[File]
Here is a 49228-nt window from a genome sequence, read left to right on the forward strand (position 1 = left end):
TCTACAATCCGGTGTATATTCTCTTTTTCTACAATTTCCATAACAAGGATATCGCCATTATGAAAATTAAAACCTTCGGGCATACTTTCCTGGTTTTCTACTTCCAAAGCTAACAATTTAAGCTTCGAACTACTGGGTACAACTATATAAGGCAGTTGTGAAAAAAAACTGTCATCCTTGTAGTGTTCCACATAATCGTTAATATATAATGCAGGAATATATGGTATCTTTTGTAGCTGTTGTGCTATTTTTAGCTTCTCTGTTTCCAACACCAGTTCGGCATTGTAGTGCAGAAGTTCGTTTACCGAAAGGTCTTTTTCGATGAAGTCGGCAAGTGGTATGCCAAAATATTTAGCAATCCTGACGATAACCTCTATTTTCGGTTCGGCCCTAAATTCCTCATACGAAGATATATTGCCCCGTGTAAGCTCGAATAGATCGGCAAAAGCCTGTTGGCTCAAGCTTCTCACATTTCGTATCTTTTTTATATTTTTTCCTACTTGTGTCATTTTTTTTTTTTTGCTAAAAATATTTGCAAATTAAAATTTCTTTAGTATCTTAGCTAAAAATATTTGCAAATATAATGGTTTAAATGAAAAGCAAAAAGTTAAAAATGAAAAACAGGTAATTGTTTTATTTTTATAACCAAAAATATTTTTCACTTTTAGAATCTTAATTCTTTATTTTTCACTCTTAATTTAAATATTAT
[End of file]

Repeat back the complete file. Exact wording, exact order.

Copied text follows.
Here is a 49228-nt window from a genome sequence, read left to right on the forward strand (position 1 = left end):
TCTACAATCCGGTGTATATTCTCTTTTTCTACAATTTCCATAACAAGGATATCGCCATTATGAAAATTAAAACCTTCGGGCATACTTTCCTGGTTTTCTACTTCCAAAGCTAACAATTTAAGCTTCGAACTACTGGGTACAACTATATAAGGCAGTTGTGAAAAAAAACTGTCATCCTTGTAGTGTTCCACATAATCGTTAATATATAATGCAGGAATATATGGTATCTTTTGTAGCTGTTGTGCTATTTTTAGCTTCTCTGTTTCCAACACCAGTTCGGCATTGTAGTGCAGAAGTTCGTTTACCGAAAGGTCTTTTTCGATGAAGTCGGCAAGTGGTATGCCAAAATATTTAGCAATCCTGACGATAACCTCTATTTTCGGTTCGGCCCTAAATTCCTCATACGAAGATATATTGCCCCGTGTAAGCTCGAATAGATCGGCAAAAGCCTGTTGGCTCAAGCTTCTCACATTTCGTATCTTTTTTATATTTTTTCCTACTTGTGTCATTTTTTTTTTTTTGCTAAAAATATTTGCAAATTAAAATTTCTTTAGTATCTTAGCTAAAAATATTTGCAAATATAATGGTTTAAATGAAAAGCAAAAAGTTAAAAATGAAAAACAGGTAATTGTTTTATTTTTATAACCAAAAATATTTTTCACTTTTAGAATCTTAATTCTTTATTTTTCACTCTTAATTTAAATATTAT